At Oxford, Tibby is finishing his final year. Unlike his sisters, Tibby is coldly cerebral, “untroubled by passions” and “not concerned with much.” He has neither the greed of the Wilcoxes, nor the social conscience of the rest of his family. He pursues his own studies in comfortable isolation.
Tibby may not be as materialistic and superficial as the Wilcoxes, but he is an example of a different type of privileged mindset that is just as detrimental to society: the callous, self-absorbed academic who cares only for knowledge and aesthetics, and nothing for human suffering.
One day Tibby is interrupted from his reading by a visit from Helen, who has come from Oniton. She says she is not going back to Wickham Place, but is leaving for Germany. She asks him to give Margaret her love and tell her that she wishes to be alone. She seems quite distraught, and Tibby is stunned when she bursts into tears. She tells him about what happened at the wedding, and what she learned about Jacky and Henry. He is shocked when she asks him to transfer five thousand pounds of her money to Leonard and Jacky for them to live off of from now on. He does as she asks, but the Basts refuse the money. When Helen tells him to give it to them in person, he finds that they have been evicted from their apartment and have disappeared. Helen has no choice but to reinvest her money, and she becomes even richer.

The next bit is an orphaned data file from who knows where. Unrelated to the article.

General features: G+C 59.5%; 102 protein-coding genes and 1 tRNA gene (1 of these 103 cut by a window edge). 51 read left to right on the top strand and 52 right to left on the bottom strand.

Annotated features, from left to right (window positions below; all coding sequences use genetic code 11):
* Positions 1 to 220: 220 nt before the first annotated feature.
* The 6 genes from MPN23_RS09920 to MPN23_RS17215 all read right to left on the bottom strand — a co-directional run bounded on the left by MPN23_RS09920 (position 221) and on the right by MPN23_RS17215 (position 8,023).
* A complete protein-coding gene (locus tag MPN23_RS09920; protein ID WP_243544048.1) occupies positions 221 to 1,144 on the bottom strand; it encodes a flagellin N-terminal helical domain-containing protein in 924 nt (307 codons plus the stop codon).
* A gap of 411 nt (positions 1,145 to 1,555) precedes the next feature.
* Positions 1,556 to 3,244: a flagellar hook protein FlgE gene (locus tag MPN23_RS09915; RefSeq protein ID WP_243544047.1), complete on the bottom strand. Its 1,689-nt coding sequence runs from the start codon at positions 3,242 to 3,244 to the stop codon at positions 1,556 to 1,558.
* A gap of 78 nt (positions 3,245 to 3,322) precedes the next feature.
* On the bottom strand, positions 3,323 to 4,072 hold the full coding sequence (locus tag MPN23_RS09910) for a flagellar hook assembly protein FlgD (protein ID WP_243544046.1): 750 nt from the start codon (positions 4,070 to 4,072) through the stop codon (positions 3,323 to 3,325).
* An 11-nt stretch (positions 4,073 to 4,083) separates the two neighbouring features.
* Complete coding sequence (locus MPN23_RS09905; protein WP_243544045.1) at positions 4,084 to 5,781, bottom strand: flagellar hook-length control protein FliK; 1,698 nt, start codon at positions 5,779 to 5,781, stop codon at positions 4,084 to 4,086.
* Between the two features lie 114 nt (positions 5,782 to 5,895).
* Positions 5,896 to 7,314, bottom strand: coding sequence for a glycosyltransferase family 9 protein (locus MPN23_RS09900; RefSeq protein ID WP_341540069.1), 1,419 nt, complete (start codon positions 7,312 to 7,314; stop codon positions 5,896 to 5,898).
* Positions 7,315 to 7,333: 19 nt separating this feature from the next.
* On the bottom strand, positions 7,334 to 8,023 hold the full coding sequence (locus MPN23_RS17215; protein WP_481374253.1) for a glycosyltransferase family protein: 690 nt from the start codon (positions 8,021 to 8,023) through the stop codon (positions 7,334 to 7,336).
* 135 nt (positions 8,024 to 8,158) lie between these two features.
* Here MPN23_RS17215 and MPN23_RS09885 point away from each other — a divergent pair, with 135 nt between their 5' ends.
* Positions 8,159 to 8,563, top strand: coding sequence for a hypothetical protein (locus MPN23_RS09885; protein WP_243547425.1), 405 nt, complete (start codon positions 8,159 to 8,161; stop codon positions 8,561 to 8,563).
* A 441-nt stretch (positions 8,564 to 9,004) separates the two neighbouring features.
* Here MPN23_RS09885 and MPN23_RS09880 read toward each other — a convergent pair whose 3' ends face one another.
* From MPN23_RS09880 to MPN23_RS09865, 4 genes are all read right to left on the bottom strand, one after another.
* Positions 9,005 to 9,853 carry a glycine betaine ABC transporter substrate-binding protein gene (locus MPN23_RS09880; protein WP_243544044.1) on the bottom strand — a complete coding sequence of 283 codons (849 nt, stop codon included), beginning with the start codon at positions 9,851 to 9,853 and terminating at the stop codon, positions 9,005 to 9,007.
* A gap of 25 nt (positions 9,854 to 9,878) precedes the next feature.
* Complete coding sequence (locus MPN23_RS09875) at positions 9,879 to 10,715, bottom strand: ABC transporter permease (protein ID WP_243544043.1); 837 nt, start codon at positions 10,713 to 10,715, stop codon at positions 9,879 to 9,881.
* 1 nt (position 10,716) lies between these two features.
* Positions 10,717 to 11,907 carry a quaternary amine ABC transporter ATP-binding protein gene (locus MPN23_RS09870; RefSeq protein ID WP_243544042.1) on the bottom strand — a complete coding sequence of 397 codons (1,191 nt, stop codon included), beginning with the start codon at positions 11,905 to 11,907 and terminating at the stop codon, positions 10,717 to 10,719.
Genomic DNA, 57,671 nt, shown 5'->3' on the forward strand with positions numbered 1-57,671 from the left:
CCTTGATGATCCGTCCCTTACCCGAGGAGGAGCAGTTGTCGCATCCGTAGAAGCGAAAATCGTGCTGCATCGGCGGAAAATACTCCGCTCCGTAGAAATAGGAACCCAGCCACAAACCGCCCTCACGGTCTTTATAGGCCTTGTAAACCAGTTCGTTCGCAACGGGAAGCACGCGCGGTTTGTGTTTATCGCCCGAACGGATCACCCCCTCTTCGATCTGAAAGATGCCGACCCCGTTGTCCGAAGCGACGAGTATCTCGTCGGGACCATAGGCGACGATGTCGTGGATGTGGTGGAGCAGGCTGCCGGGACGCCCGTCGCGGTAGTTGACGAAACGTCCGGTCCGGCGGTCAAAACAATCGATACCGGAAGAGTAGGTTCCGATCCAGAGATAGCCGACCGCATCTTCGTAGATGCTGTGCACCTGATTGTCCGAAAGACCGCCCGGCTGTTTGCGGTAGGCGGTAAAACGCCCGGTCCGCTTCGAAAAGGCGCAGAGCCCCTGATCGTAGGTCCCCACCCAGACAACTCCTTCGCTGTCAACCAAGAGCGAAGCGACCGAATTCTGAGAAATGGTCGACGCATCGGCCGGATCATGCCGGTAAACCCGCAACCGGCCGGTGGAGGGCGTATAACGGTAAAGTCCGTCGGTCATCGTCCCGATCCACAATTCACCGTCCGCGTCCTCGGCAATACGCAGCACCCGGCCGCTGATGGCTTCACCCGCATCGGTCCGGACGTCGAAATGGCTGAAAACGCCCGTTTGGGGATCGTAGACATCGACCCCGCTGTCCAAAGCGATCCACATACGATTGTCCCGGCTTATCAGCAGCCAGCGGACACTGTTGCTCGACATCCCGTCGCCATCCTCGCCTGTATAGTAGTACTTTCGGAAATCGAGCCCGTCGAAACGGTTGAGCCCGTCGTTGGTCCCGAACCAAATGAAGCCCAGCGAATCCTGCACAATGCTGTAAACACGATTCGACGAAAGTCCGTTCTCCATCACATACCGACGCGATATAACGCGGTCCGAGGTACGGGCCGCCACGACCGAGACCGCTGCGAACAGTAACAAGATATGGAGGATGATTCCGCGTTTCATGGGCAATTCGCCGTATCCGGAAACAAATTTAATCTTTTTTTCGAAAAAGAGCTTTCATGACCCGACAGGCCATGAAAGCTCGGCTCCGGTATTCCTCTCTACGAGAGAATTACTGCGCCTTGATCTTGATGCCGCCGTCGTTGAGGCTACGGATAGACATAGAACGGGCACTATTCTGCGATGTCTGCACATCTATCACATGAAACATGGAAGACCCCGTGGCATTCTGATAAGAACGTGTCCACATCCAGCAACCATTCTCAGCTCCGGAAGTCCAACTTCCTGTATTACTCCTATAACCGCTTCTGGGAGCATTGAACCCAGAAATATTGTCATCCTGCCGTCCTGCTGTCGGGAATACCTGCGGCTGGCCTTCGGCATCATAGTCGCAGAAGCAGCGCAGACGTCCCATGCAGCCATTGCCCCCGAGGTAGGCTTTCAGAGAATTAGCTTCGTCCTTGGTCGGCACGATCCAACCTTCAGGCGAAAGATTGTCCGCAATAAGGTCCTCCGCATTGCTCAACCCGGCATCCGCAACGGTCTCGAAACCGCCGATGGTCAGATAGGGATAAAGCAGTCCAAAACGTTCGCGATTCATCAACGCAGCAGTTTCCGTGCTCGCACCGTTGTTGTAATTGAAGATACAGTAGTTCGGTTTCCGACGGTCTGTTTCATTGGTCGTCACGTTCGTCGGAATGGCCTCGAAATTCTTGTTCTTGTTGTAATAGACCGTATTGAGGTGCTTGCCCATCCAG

Greatly upset by Henry’s unwillingness to help Leonard find work after all, Helen appears to be heading to Germany to escape the Wilcoxes just like she did when Paul first moved in next door. She doesn’t even want to see Margaret before she leaves, although she does send her sister her love. After hearing from Leonard what must have happened between Henry and Jacky, Helen feels torn between telling Margaret what she learned and letting her continue to live in blissful ignorance—she doesn’t realize that Margaret already knows. She thinks only Henry is to blame for Leonard’s dismissal from Oniton. Henry only realized who Leonard’s wife was when Helen dragged the Basts up to the wedding to begin with, so she likely feels at fault, too. She tries to make up for losing Leonard his chance at a job by providing him with her own money, but he refuses to become dependent on her. Ironically, she ends up with more money than ever, while he and his wife become homeless.